They came to an agreement with the lawmakers, ensuring that the registrar would be known to the state, but the names of the founders would be redacted prior to publishing to protect their anonymity. Lee told Cointelegraph, “We were able to find common ground and address these concerns, ultimately resulting in successfully passing the Utah DAO Act.”
Liability, anonymity and taxes
According to its authors, the new law has several benefits that it offers to decentralized autonomous organizations.
“The Utah DAO Act provides a new legal entity type for DAOs, called the Limited Liability DAO (LLD). With this entity type, organizers and tokenholders of DAOs are not personally liable for the acts of the business, just like an LLC or a corporation,” Lemke said.
He noted that this is “a significant improvement” from the current situation where tokenholders may be personally liable for the actions of the DAO, like with the recent court action against Ooki DAO.
Lee mentioned that the Utah DAO Act recognizes the importance of DAO-compliant anonymity and provides certain protections for organizers and operators of DAOs.
The law’s provisions for organizers and tokenholders to refrain from disclosing themselves allows DAOs to operate within the law without compromising individuals’ privacy. However, the law requires at least one individual organizer to be listed when they submit the bylaws of the DAO, but the organizer does not have to be a Utah resident or even a United States citizen.
“Before the DAO’s information gets published on the Utah Division of Corporations’ website, the state redacts all names and personal information related to the LLD,” Lee said. This compromise allows organizers and operators of DAOs to remain anonymous while also allowing the government to have some information about the entity.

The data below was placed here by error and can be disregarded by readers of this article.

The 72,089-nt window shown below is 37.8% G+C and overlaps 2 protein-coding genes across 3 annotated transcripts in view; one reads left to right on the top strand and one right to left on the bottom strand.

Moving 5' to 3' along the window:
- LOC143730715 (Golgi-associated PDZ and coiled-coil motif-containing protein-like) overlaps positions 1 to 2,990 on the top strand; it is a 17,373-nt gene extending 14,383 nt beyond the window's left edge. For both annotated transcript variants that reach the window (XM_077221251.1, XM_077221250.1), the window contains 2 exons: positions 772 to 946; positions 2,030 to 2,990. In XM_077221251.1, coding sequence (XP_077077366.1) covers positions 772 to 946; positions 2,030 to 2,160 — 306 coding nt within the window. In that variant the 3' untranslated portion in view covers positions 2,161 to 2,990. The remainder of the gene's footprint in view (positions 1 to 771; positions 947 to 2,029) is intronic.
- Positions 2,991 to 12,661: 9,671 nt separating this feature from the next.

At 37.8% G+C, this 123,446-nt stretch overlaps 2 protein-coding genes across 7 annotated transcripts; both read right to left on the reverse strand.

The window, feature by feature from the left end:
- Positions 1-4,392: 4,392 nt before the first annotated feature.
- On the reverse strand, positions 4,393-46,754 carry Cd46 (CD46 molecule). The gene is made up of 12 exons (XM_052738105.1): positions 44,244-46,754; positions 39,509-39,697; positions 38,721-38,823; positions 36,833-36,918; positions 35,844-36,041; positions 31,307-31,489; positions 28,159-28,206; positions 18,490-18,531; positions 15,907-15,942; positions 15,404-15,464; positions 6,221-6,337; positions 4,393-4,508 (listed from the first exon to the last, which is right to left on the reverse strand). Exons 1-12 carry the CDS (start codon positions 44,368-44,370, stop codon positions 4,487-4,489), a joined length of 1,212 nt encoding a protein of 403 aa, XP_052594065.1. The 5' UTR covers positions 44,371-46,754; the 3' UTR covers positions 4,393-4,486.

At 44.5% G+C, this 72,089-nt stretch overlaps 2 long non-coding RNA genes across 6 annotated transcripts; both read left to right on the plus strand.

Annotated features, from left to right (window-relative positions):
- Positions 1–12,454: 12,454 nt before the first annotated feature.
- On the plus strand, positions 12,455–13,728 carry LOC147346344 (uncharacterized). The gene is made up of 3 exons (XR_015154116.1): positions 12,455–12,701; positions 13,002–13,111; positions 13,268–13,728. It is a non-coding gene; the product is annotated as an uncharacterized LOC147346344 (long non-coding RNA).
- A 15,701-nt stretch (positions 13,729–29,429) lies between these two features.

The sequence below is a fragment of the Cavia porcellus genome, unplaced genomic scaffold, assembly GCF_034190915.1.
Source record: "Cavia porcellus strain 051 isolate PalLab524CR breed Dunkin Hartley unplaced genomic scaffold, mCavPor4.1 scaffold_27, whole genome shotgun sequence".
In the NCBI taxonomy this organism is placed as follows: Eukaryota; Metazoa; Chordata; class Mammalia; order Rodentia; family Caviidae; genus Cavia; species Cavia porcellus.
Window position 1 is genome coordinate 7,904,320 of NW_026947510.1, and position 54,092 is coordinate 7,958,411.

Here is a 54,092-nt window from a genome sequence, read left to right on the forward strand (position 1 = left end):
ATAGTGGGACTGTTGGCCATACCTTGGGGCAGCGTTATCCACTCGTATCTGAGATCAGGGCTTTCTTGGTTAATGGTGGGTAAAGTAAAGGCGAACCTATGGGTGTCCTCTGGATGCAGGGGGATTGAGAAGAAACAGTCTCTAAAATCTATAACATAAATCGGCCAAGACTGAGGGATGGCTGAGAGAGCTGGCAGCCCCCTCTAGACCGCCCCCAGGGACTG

The Utah DAO Act is further expected to have an impact on the tax treatment of DAOs. For example, if an unregistered DAO pays U.S. programmers to write code, it should file payroll tax returns and probably apportion some of its revenues to the United States.
Lemke said that any business that has income that is effectively connected with a U.S. trade or business has to file a tax return, regardless of whether the entity is legally organized in the United States.
Lemke clarified that the Utah DAO Act allows a DAO to organize itself as a legal entity, obtain a U.S. tax ID number, and file its tax returns. This will enable DAOs to operate legally and “avoid accruing massive tax liabilities.” The Utah DAO Act also gives DAOs the option to pick the type of entity that best suits their business plan, just like an LLC can elect its tax treatment.
Lee explained, “Essentially, the bill provides a way for DAOs to generate revenue for the state while protecting the DAOs from having an unlimited tax burden.”
What does the law mean for Utah?
Lee explained that the law can make the state more competitive for Web3 development. He said that most businesses organized in the U.S. select either their home state or Delaware, with its bipartisan political consensus to keep corporate law and statutes modern, stating, “Our goal as a task force was to make Utah become the Delaware of Web3 businesses, including DAOs.”
Lawmakers and task force members further hope that the law can attract DAOs from overseas. Lemke noted, “I’ve spoken with programmers from existing DAOs about the Utah DAO Act, and while they applaud the state for passing meaningful legislation that protects tokenholders and DAO organizers in a significant way, they hesitate to step foot in the United States legally (regardless of which state) because of the open attacks from the SEC and CFTC based on laws written almost 100 years ago.”
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Lee continued to state that most DAOs operate outside the U.S. due to regulatory uncertainty. “Team members on our task force include members that have helped structure these DAOs overseas. But we wanted to reduce the complexity of organizing DAOs and bring that business back into the United States, and this law draws upon the best DAO laws around the world,” he said.
Nevertheless, Lemkee said that “they’re encouraged by Utah’s DAO Act” because oftentimes, laws get passed at the Federal government level after enough states pass laws at the state level:
“Utah’s DAO Act is a glimmer of hope going in the face of Federal anti-crypto sentiment that may begin to turn the tide.”